Of course these don’t come close to summing up the different forms and facets of friendship, but I whacked them in to get our lil’ heads a’thinkin.

What types of friendships do you have? How have your friendships changed over the years and how has that made you feel along the way?

In recent years – in the post-apocalypse of hitting my late twenties (fairly dramatic, I know) – I’ve begun to realise more fully that there are different types of friendships. In the way your previous romantic partner was different to your current, or future one (you’d bloody hope so), friendships are unique connections with unique humans, and so each one will always be different.


Have you ever had a fast friend for a time, only to feel them slip away? Or on the other hand, maybe you’ve wanted to slip away from them? This is your love-affair-for-one-hot-summer type of friend, and when these friendships end they can be hard to bounce back from.

Once you might’ve been as close as a coupla’ pez in a packet, but for whatever reason the gods of friendship popped you out and you ended up miles away from each other.
This has happened to me, on more than one occasion, and sometimes I’ve been hurt by this ‘happening’… maybe I wasn’t ready for it, or maybe I was offended that someone evidently wasn’t interested in maintaining a friendship with me. I’ve also done it to people too.

Given we’re all generally friends with human beings (“speak for yourself!” they cry), who are living, breathing, fluid creatures, we should probably get used to the idea that those humans – their values, thoughts and intentions – will continue to change. In fact, everything will. You’ll be changing right alongside them. So for friendships that weave in and out of closeness, or are close for a time and then dissipate completely… it might be the time for a cup of concrete and a classic c’est la vie.

Rather than being hurt by it, forming an acceptance and understanding that this is the type of relationship you have with that person, makes it way more digestible. Friendships can’t be forced, and to assume two people will change in the same way and at the same time is an extraordinary expectation. It only happens with a few people in your life, and those are the ones you’re willing to really and absolutely fight for.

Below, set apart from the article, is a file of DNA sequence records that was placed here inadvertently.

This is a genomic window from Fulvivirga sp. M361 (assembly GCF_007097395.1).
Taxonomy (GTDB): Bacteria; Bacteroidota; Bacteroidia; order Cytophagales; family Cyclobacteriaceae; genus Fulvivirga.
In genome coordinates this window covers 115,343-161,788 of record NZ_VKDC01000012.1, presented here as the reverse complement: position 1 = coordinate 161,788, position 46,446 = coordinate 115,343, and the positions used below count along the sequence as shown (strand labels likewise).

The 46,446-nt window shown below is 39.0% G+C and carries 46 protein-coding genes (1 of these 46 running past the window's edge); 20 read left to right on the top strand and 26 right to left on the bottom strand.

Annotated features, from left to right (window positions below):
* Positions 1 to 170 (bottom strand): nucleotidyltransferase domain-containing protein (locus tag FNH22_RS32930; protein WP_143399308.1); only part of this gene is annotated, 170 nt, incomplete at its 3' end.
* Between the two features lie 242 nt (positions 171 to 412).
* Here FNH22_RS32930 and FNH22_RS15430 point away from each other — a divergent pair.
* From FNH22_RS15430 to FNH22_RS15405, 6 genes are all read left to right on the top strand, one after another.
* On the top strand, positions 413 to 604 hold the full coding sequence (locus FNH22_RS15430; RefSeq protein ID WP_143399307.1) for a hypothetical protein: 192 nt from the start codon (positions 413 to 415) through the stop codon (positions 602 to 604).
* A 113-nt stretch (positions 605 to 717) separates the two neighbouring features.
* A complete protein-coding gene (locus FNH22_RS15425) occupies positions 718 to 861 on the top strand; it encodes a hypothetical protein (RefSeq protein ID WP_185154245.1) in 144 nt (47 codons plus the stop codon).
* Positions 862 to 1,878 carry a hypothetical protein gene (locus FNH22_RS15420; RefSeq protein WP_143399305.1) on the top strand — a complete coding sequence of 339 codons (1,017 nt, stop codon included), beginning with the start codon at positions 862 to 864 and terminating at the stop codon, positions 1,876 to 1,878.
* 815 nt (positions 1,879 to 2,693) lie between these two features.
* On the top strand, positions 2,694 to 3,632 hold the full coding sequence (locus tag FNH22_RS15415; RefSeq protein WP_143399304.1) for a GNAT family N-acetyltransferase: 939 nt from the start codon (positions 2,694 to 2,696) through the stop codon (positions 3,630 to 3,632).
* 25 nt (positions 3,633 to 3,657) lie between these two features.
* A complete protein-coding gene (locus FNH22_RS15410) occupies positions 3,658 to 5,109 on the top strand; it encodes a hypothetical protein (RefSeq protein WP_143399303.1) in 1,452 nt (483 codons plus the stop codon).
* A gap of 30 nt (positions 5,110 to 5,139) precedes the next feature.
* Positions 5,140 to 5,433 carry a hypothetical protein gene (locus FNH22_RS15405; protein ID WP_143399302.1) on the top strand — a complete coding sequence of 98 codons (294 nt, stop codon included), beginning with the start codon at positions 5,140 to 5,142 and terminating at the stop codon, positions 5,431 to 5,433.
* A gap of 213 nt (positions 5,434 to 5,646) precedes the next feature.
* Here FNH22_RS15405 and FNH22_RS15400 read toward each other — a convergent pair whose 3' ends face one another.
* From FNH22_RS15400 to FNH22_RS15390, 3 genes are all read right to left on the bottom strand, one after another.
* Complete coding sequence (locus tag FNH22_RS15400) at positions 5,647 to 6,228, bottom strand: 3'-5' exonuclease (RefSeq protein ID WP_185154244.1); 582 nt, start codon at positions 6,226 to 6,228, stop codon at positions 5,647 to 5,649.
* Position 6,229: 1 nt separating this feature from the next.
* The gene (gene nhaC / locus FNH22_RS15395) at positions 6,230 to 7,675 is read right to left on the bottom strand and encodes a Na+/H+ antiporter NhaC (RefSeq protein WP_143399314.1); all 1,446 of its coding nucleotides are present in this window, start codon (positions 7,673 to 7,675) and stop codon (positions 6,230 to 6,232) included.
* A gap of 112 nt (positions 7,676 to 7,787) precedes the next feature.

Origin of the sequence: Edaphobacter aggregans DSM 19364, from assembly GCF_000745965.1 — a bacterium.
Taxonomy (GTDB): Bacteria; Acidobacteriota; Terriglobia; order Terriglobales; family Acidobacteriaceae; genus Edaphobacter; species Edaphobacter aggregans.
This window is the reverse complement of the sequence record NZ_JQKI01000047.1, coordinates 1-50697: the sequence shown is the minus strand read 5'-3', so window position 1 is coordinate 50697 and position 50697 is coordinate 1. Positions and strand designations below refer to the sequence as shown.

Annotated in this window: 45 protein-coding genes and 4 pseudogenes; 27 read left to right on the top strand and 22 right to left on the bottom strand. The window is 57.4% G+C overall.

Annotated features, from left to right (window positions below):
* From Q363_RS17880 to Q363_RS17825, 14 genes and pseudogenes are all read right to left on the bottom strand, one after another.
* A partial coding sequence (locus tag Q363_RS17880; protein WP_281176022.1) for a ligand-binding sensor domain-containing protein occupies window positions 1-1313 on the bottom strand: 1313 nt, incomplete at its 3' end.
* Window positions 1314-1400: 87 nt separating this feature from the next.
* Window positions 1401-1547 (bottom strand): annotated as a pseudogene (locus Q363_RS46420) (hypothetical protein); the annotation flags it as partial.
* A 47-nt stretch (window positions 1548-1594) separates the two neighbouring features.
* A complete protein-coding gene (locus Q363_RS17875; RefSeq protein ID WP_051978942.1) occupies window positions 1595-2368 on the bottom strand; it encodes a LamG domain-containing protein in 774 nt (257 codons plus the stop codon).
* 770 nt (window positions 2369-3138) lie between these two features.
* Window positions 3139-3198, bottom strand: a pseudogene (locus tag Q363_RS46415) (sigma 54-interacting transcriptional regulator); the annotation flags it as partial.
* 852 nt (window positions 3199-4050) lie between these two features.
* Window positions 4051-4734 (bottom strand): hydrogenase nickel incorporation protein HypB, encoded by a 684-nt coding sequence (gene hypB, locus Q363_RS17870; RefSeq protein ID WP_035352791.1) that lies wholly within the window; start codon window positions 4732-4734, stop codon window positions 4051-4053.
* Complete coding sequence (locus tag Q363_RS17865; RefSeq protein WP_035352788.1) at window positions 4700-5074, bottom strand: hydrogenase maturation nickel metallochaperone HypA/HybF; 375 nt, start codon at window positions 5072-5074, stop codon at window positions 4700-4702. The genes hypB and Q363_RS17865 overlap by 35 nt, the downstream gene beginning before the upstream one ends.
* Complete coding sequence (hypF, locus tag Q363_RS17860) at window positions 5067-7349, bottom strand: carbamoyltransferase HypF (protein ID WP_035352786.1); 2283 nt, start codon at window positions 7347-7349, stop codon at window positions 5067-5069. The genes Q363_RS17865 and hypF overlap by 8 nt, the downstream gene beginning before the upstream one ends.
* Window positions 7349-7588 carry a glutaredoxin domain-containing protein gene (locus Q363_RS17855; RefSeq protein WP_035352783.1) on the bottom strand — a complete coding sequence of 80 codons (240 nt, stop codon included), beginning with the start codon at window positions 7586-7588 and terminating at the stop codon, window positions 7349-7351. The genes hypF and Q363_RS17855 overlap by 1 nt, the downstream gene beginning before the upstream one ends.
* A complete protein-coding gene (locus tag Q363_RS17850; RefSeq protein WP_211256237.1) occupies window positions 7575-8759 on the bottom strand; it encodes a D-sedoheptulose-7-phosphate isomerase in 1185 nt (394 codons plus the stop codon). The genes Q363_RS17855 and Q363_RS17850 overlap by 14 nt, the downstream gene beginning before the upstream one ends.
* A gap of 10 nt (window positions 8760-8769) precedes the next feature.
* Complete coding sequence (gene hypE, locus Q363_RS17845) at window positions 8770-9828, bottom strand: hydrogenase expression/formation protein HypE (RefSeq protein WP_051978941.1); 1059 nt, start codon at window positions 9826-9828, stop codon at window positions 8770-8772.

Another type of friendship is the wine-o-clock-once-every-few-months-friendship: a personal favourite of mine.

You know those people who you love to see, love to spend a giggly night with, but to who you’d probably never reveal the fact you wee in the shower? (Obviously this is horseplay, I would never pee in the shower, but then how well do we really know each other...)

There’s often an expectation with this friend, that you should increase the frequency of these catch-ups, that you should forge your way to close friendship. Is this always reasonable though?

I’ve decided I don’t think it is. Not always. I dislike this expression, but I agree with its sentiments: there are different horses for different courses. To expect that every friendship you have in your life should be spearheading its way towards Best Friendom is, well… a little weird. Imagine the reality of that for a second. Where would you draw the line? Would everyone you meet who you got along with need to be afforded the same efforts? What about the friendly fishmonger at the end of your street who you have funny chats with when they sell you the occasional Red Emperor? We’d all be absolutely exhausted.

There’s a bit of stinky stigma floating around, that makes us feel awkward if we don’t try to further these types of friendships. We feel pressured to say ‘we should catch up soon’ when we run into each other, despite neither party really being committed to that end, at least not on a regular basis. So what are we doing that for?

We’ve all grown up with the idea that friendships are forever and that BFFs are the end game… and that’s true of some friendships, but it needn’t be true of all, and it puts pressure on the ones that aren’t the former and hinders our ability to enjoy them for what they are.